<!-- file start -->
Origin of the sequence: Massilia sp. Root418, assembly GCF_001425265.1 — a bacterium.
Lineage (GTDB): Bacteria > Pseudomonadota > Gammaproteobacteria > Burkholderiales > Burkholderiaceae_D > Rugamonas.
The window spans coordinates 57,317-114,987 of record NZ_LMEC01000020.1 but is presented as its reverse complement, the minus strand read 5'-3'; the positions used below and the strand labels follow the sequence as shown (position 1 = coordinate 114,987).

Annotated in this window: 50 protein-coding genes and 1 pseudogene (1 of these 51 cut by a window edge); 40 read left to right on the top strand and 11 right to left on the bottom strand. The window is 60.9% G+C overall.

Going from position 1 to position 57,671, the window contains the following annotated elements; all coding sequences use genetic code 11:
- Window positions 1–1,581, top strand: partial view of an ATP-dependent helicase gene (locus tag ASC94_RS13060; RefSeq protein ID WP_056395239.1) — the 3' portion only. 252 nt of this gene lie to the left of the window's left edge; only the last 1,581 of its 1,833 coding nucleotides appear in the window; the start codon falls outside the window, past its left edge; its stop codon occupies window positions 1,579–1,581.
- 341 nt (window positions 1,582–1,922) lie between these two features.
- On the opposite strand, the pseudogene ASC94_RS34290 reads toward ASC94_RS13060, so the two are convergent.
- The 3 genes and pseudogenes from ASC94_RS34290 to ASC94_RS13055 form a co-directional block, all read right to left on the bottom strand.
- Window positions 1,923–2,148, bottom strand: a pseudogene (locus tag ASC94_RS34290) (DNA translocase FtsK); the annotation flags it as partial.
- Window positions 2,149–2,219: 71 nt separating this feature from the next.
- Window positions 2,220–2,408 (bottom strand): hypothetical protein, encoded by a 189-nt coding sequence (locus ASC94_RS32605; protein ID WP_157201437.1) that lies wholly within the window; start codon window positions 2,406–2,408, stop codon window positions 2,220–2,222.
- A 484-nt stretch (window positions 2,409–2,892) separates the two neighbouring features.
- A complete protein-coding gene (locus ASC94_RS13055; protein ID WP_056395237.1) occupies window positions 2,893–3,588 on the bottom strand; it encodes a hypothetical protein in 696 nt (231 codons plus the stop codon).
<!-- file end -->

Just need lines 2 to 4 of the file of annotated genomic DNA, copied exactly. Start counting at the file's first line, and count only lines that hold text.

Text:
Lineage (GTDB): Bacteria > Pseudomonadota > Gammaproteobacteria > Burkholderiales > Burkholderiaceae_D > Rugamonas.
The window spans coordinates 57,317-114,987 of record NZ_LMEC01000020.1 but is presented as its reverse complement, the minus strand read 5'-3'; the positions used below and the strand labels follow the sequence as shown (position 1 = coordinate 114,987).

Annotated in this window: 50 protein-coding genes and 1 pseudogene (1 of these 51 cut by a window edge); 40 read left to right on the top strand and 11 right to left on the bottom strand. The window is 60.9% G+C overall.